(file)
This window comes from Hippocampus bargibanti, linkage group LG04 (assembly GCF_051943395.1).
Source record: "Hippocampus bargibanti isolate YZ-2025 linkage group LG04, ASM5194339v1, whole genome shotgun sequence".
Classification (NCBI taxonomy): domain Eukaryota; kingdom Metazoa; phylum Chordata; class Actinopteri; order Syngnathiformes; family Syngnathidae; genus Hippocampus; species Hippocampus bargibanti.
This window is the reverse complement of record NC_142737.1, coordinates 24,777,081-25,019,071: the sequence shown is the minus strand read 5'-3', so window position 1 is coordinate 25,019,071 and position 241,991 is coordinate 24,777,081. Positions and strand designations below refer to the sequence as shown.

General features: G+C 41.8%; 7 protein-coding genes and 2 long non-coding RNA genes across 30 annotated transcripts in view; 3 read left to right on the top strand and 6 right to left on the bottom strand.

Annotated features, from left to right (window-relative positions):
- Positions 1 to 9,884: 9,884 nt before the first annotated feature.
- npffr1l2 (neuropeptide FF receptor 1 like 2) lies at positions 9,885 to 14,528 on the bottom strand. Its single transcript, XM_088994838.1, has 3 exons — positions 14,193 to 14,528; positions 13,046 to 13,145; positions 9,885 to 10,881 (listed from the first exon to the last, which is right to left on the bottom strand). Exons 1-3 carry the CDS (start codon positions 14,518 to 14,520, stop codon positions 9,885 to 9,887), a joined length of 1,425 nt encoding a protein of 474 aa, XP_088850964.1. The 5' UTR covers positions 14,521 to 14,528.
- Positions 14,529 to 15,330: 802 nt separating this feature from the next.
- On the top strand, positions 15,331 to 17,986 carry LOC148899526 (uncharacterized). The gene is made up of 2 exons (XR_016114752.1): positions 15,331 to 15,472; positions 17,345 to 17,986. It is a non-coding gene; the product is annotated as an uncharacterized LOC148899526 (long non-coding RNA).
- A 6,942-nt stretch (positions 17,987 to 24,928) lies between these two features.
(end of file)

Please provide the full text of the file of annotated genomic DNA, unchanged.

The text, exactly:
This window comes from Hippocampus bargibanti, linkage group LG04 (assembly GCF_051943395.1).
Source record: "Hippocampus bargibanti isolate YZ-2025 linkage group LG04, ASM5194339v1, whole genome shotgun sequence".
Classification (NCBI taxonomy): domain Eukaryota; kingdom Metazoa; phylum Chordata; class Actinopteri; order Syngnathiformes; family Syngnathidae; genus Hippocampus; species Hippocampus bargibanti.
This window is the reverse complement of record NC_142737.1, coordinates 24,777,081-25,019,071: the sequence shown is the minus strand read 5'-3', so window position 1 is coordinate 25,019,071 and position 241,991 is coordinate 24,777,081. Positions and strand designations below refer to the sequence as shown.

General features: G+C 41.8%; 7 protein-coding genes and 2 long non-coding RNA genes across 30 annotated transcripts in view; 3 read left to right on the top strand and 6 right to left on the bottom strand.

Annotated features, from left to right (window-relative positions):
- Positions 1 to 9,884: 9,884 nt before the first annotated feature.
- npffr1l2 (neuropeptide FF receptor 1 like 2) lies at positions 9,885 to 14,528 on the bottom strand. Its single transcript, XM_088994838.1, has 3 exons — positions 14,193 to 14,528; positions 13,046 to 13,145; positions 9,885 to 10,881 (listed from the first exon to the last, which is right to left on the bottom strand). Exons 1-3 carry the CDS (start codon positions 14,518 to 14,520, stop codon positions 9,885 to 9,887), a joined length of 1,425 nt encoding a protein of 474 aa, XP_088850964.1. The 5' UTR covers positions 14,521 to 14,528.
- Positions 14,529 to 15,330: 802 nt separating this feature from the next.
- On the top strand, positions 15,331 to 17,986 carry LOC148899526 (uncharacterized). The gene is made up of 2 exons (XR_016114752.1): positions 15,331 to 15,472; positions 17,345 to 17,986. It is a non-coding gene; the product is annotated as an uncharacterized LOC148899526 (long non-coding RNA).
- A 6,942-nt stretch (positions 17,987 to 24,928) lies between these two features.